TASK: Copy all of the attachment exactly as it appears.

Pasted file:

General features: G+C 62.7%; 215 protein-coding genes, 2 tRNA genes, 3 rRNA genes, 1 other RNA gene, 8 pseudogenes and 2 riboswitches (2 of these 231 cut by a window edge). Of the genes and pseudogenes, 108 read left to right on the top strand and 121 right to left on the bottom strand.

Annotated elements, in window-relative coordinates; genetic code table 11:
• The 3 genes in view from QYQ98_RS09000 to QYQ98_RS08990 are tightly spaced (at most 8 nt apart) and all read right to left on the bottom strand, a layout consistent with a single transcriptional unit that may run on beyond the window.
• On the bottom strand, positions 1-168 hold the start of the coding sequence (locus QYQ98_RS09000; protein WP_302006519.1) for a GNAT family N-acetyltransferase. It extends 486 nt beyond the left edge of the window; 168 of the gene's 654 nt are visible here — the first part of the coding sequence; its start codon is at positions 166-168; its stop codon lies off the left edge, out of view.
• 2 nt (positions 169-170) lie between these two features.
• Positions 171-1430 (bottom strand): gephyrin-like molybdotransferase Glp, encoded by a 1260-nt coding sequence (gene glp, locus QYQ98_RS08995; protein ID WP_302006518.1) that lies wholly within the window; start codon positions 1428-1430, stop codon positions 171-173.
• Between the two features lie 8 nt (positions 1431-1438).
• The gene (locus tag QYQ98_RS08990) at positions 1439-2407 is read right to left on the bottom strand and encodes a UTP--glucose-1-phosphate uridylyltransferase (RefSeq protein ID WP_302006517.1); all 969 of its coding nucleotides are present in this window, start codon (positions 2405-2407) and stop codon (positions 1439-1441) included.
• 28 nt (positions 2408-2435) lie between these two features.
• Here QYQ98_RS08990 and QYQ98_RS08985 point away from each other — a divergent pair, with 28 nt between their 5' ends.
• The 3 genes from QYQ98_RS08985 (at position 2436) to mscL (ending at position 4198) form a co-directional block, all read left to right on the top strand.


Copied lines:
General features: G+C 62.7%; 215 protein-coding genes, 2 tRNA genes, 3 rRNA genes, 1 other RNA gene, 8 pseudogenes and 2 riboswitches (2 of these 231 cut by a window edge). Of the genes and pseudogenes, 108 read left to right on the top strand and 121 right to left on the bottom strand.

Annotated elements, in window-relative coordinates; genetic code table 11:
• The 3 genes in view from QYQ98_RS09000 to QYQ98_RS08990 are tightly spaced (at most 8 nt apart) and all read right to left on the bottom strand, a layout consistent with a single transcriptional unit that may run on beyond the window.
• On the bottom strand, positions 1-168 hold the start of the coding sequence (locus QYQ98_RS09000; protein WP_302006519.1) for a GNAT family N-acetyltransferase. It extends 486 nt beyond the left edge of the window; 168 of the gene's 654 nt are visible here — the first part of the coding sequence; its start codon is at positions 166-168; its stop codon lies off the left edge, out of view.
• 2 nt (positions 169-170) lie between these two features.
• Positions 171-1430 (bottom strand): gephyrin-like molybdotransferase Glp, encoded by a 1260-nt coding sequence (gene glp, locus QYQ98_RS08995; protein ID WP_302006518.1) that lies wholly within the window; start codon positions 1428-1430, stop codon positions 171-173.
• Between the two features lie 8 nt (positions 1431-1438).
• The gene (locus tag QYQ98_RS08990) at positions 1439-2407 is read right to left on the bottom strand and encodes a UTP--glucose-1-phosphate uridylyltransferase (RefSeq protein ID WP_302006517.1); all 969 of its coding nucleotides are present in this window, start codon (positions 2405-2407) and stop codon (positions 1439-1441) included.
• 28 nt (positions 2408-2435) lie between these two features.
• Here QYQ98_RS08990 and QYQ98_RS08985 point away from each other — a divergent pair, with 28 nt between their 5' ends.
• The 3 genes from QYQ98_RS08985 (at position 2436) to mscL (ending at position 4198) form a co-directional block, all read left to right on the top strand.